Principal

David B. Shiner

David B. Shiner
Practice Areas

Corporate Transactions & Business Law
Estate & Trust Administration & Litigation
Estate Planning & Asset Protection
Not for Profit & Mission-Based Organizations
Tax & Employee Benefits

Education

IIT Chicago-Kent College of Law, LL.M. Taxation (2001)

The John Marshall Law School, J.D. (1996)

Illinois CPA (1995)

Boston University, B.S.B.A. (1992)

Bar & Court Admissions

Illinois (1996)

U.S. District Court, Northern District of Illinois (1996)

U.S. Tax Court (2004)

U.S. Court of Federal Claims (2007)

Languages

Hebrew

David Shiner regularly deals with the IRS on tax controversy matters and doesn’t back down from taking cases to trial when necessary. "We're going to fight to get the best result for our client."

David Shiner, a Principal with Chuhak & Tecson, is a business and tax attorney focusing his practice in estate planning, taxation and corporate law. He leads the firm's tax and employee benefits practice group.

A certified public accountant with a master of laws in taxation, David is uniquely qualified to counsel his clients on structuring transactions, such as domestic and foreign asset protection trusts, to reduce the risk of exposure to potential creditors, as well as minimizing exposure to federal and state estate taxes, such as by using grantor trusts, grantor retained annuity trusts (GRAT), qualified personal residence trusts (QPRT), irrevocable life insurance trusts (ILIT), charitable lead annuity trusts (CLT) and charitable remainder trusts (CRT).

David also battles the IRS both in administrative proceedings and in U.S. Tax Court in gift, estate and income tax matters where hundreds of thousands to a million dollars of taxes are assessed.

Some of his notable cases include the following:

  • SAS Investment Partners v. Commissioner, T.C. Memo 2012-159, whether reasonable cause existed to abate penalties in "Son of Boss" tax shelter.
  • Estate of Dorman v. Commissioner, Docket No. 11884-11 (settled June 2013), valuation of closely held business for purposes of estate tax.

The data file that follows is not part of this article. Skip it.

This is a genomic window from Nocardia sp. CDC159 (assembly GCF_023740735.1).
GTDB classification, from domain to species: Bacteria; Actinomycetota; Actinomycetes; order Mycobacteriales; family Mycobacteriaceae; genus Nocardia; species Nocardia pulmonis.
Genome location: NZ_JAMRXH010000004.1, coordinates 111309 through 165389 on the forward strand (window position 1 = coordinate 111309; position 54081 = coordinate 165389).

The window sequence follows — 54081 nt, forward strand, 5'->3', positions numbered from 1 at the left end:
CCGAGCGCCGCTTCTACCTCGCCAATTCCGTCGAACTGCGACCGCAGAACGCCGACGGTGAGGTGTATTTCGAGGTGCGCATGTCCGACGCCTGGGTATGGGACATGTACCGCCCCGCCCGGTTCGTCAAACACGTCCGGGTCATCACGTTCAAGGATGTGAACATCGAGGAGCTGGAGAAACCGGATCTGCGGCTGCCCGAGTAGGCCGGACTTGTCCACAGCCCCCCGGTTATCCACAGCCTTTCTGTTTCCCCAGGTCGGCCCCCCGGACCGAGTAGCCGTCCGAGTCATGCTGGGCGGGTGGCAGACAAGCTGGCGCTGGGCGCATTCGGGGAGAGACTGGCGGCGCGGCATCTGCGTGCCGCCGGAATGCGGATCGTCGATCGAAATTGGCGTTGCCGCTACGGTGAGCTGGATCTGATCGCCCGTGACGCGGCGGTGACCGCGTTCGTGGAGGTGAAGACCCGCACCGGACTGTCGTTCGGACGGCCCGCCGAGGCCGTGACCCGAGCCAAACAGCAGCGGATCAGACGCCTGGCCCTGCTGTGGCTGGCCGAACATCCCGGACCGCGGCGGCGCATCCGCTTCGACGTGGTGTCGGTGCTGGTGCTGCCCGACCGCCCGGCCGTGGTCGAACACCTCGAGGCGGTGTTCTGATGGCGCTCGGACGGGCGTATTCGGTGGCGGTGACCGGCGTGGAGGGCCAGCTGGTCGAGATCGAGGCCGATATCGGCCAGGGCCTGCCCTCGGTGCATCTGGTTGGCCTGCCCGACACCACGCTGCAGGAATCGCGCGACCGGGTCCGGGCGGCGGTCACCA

• Todd v. Commissioner, T.C. Memo 2011-123, whether loan from welfare benefit fund was a part of a tax shelter and constituted income.
  • Tomkinson v. Commissioner, Docket No. 14136-09, whether taxpayer was entitled to charitable deduction for donation of façade easement on residence. (Settled March 2010).
  • Mulcahy, Pauritsch, Salvador & Co, Ltd v. Commissioner, T.C. Memo 2011-74, whether payments to employee-shareholders constituted reasonable compensation. 
  • 3K Investment Partners v. Commissioner, 133 T.C No. 6 (2009), whether taxpayer could compel discovery of a list of all tax opinion letters collected by the IRS regarding “Son of Boss” tax shelters to establish the existence of reasonable cause. (Settled December 2009 after partial abatement of penalties).
  • Paschen v. Commissioner, Docket No. 17865-06, whether restitution of embezzled funds created net operating losses and whether wife was entitled to innocent spouse relief. (Settled December 2009).
  • Estate of Ziegler v. Commissioner, Docket No. 25060-06, effect of botched estate planning strategy on estate tax including valuation issues. (Settled July 2009).
  • Smith v. Commissioner, Docket No. 1133-08, whether shareholder loans constituted income, whether losses were subject to passive activity rules and whether costs for repairs should be expensed or capitalized. (Settled July 2009).
  • Murphy v. Commissioner, 129 T.C. 82 (2007), whether mailing of an FPAA to a beneficiary rather than to his trust satisfied the notice requirements of IRC §6223(a).
  • Nichols v. Commissioner, T.C. Memo 2007-5, whether Tax Court had jurisdiction to review taxpayer’s net operating loss deduction where taxpayer previously executed an IRS waiver.

David is a member of Chuhak & Tecson's Management Committee and previously served on the Finance Committee.